The student news site of Francis W. Parker School

The Parker Weekly

The student news site of Francis W. Parker School

The Parker Weekly

The student news site of Francis W. Parker School

The Parker Weekly

Who is “The Chaouk Man?”

An in-depth interview with junior Alexander Chaouki
Alex Chaouki. Photo courtesy of Parker portal.

Parker students all know Alex Chaouki. He’s a multifaceted man: DoorDasher, student, reselling entrepreneur, and active Parker community member. But how many people really know him? How many people truly understand his opinions on Parker, COVID, running a business, and more? Alex and I sat down for a fifteen-minute interview on May 20 when I learned all about who “The Chaouk Man” really is.


What was it like coming to Parker?

– I think it was pretty rough coming to Parker during COVID, which, I guess, made it very hard. The bridge program was very… let’s just say they didn’t put a lot of time into planning it. And we were kind of put off to the side. I felt like I was not given a good opportunity to meet new people or integrate into the school like they promised us, and I personally found that very disappointing because once the school year started, it was kind of harder to make friends and harder to fit in because we didn’t know anybody.


How would you talk about your experience at Parker overall, now that you’re a junior, almost senior?

  • I would say, after COVID, the experience definitely got a lot better when the school opened up, you know, removing mask mandates and overall just opened up grades and stuff. We were able to connect more with each other and just have a better time in the school. I think that COVID threw everybody off, not just Parker, but I guess Parker was thrown off pretty badly for a while, and I think the bridge program would be a good place for it to start to get better. I know everyone says that but like, there’s really been nothing done. You know, my sister just went through that, and nothing actually changed. I think that the school should definitely work a little harder to integrate new students.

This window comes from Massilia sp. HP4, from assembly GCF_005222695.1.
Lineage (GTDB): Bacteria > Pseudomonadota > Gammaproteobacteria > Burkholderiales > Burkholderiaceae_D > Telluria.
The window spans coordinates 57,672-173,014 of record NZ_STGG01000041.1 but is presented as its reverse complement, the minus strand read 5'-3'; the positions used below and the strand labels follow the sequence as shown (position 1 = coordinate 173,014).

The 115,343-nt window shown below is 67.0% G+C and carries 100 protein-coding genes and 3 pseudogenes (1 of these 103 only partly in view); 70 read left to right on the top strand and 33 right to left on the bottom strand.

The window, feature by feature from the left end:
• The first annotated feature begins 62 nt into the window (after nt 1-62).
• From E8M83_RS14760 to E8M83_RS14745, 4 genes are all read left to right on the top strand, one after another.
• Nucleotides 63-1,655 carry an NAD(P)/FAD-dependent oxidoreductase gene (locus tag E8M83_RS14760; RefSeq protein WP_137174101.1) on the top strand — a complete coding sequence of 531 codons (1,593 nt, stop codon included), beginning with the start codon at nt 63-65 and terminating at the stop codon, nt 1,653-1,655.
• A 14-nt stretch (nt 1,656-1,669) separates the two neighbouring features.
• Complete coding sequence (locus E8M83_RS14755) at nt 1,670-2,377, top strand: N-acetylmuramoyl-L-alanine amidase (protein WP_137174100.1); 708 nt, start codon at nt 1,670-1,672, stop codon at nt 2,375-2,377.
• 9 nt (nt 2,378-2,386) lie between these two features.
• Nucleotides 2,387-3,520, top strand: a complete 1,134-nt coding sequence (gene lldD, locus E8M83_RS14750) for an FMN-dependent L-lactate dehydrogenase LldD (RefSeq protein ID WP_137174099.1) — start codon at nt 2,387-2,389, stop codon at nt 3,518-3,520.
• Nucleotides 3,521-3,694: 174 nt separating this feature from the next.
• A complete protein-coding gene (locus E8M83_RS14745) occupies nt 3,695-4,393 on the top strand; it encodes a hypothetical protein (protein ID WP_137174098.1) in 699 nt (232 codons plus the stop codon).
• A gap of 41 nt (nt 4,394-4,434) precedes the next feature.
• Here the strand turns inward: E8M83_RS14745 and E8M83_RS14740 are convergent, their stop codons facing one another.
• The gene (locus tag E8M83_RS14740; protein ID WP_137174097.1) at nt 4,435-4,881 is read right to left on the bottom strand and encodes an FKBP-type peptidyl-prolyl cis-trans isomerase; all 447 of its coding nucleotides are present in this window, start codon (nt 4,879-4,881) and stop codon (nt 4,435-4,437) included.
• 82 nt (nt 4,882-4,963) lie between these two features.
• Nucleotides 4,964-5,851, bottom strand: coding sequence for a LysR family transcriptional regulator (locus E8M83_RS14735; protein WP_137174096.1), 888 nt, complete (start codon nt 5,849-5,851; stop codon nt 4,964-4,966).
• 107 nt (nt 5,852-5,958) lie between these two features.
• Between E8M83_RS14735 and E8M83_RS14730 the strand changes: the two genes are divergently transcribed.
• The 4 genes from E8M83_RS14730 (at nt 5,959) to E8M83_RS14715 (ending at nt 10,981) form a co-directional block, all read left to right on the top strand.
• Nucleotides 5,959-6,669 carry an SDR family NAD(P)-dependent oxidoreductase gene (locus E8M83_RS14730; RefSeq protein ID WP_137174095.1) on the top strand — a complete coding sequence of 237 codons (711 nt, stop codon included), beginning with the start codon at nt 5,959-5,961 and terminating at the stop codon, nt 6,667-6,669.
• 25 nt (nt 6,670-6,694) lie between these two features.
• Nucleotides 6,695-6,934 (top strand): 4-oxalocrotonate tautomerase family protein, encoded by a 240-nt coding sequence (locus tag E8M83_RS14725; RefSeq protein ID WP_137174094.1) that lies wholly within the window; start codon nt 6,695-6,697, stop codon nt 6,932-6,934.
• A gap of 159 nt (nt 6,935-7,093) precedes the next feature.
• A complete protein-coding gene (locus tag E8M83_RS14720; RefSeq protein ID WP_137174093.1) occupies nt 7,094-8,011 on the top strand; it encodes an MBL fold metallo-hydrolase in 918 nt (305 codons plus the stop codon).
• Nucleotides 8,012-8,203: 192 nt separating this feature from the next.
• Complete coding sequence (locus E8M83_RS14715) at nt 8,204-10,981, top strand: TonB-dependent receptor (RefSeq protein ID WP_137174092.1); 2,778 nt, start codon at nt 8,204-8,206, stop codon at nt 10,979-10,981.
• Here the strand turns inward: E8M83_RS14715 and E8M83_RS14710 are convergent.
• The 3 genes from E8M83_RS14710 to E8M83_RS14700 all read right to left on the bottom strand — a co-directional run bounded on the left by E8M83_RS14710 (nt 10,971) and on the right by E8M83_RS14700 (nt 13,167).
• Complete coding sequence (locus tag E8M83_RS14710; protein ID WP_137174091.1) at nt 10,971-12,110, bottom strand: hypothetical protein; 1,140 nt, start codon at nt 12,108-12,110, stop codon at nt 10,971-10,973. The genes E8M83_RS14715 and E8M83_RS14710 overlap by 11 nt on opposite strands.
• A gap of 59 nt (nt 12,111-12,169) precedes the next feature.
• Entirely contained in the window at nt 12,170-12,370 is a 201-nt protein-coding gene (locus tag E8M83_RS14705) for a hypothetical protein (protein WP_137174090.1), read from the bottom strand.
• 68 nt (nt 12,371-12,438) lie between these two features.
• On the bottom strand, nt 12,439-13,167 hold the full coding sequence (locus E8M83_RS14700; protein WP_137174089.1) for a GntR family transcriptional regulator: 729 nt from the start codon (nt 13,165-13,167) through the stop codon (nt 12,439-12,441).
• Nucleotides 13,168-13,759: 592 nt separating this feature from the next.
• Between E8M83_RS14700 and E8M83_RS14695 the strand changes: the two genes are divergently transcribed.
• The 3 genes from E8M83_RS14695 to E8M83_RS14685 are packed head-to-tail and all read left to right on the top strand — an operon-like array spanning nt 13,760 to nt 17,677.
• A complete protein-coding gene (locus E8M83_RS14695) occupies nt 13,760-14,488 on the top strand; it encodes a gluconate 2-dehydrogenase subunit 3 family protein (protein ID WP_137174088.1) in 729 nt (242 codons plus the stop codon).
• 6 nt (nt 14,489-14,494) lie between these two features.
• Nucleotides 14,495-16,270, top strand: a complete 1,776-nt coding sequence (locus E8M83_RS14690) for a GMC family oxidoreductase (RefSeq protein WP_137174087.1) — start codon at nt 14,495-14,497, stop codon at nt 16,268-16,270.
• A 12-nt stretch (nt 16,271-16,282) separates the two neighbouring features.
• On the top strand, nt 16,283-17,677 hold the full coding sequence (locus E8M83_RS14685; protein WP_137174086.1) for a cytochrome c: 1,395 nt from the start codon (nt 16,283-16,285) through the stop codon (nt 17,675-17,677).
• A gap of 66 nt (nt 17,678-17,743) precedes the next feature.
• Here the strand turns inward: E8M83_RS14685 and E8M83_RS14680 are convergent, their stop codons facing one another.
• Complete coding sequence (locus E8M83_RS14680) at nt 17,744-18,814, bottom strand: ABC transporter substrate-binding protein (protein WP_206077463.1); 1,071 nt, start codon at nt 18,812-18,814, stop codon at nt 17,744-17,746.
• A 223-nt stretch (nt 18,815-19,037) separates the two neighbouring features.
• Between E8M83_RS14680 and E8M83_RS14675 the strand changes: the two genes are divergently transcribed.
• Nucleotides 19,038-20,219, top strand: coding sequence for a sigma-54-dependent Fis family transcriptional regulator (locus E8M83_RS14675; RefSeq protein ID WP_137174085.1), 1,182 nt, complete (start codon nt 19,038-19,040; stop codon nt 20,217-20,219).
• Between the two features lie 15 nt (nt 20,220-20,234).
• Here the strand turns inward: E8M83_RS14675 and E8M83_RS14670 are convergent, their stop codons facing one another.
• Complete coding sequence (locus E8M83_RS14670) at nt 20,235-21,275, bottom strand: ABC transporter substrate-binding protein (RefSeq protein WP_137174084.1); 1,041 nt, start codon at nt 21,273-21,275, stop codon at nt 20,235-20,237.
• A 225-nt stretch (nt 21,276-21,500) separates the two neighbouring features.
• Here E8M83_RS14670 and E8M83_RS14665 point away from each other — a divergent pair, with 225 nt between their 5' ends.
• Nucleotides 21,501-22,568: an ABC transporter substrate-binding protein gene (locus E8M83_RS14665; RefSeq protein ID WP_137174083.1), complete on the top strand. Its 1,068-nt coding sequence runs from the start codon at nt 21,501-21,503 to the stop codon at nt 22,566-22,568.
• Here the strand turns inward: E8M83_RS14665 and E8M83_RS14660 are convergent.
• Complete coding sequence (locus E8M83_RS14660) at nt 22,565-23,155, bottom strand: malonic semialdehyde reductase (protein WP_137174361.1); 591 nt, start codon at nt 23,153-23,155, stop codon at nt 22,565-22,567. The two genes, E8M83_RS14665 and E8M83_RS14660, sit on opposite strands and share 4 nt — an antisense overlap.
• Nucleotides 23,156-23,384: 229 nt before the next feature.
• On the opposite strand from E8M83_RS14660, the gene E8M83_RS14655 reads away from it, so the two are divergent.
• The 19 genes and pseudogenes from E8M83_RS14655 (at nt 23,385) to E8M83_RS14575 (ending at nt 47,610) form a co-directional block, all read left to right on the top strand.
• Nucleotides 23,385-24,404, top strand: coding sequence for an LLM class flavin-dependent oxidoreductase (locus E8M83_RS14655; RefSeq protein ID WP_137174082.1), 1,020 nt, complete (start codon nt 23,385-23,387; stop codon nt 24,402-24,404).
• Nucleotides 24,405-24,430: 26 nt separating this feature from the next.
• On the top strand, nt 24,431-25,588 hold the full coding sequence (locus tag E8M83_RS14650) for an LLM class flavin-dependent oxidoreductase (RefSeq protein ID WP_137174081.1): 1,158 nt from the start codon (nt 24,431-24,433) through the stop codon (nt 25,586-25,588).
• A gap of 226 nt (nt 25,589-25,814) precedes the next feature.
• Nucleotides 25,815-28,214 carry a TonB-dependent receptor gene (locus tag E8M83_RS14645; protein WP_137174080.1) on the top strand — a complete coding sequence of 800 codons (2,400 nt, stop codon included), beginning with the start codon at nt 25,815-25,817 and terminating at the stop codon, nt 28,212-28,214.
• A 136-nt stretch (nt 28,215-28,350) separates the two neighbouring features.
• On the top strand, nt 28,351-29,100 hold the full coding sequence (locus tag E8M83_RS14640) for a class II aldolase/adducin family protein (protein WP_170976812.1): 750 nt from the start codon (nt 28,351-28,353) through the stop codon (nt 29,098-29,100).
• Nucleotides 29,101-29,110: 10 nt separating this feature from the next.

How would you describe yourself as a person?

  • I would say, very extroverted and open to talk to really anybody about anything that’s either going on in my life or outside of my life. I’d say I’m a funny, good person to be around.


A lot of people commend you for your entrepreneurial mind. You are clearly very good at business and businesslike thinking. Is this a natural skill of yours or is this something you’ve created over time? 

  • I think I’m pretty good at starting business or running businesses. I resell shoes, resell clothing, and it’s a great business. I resell on StockX and eBay., I really suggest that to anybody that’s going into it, who might know a little bit about shoes and reselling because you can get really good deals out there on stuff at stores that you wouldn’t expect. And even if you pay full price for an item, you’re still able to book a lot of the time. If you’re doing your math right and accounting for fees and shipping and all that, you can come out with a pretty good profit on some items. You just have to, you know, be aware of what’s dropping, be aware what’s going on, and you’ll be able to make a profit. I have a lot of really cool items lying around while you’re waiting to sell them, which I get complimented on a lot.


Do you plan on going into business?

  • I’m definitely going to major in some kind of business or entrepreneurial something or another. I’m not really sure what yet, but I’m very excited to see where that takes me.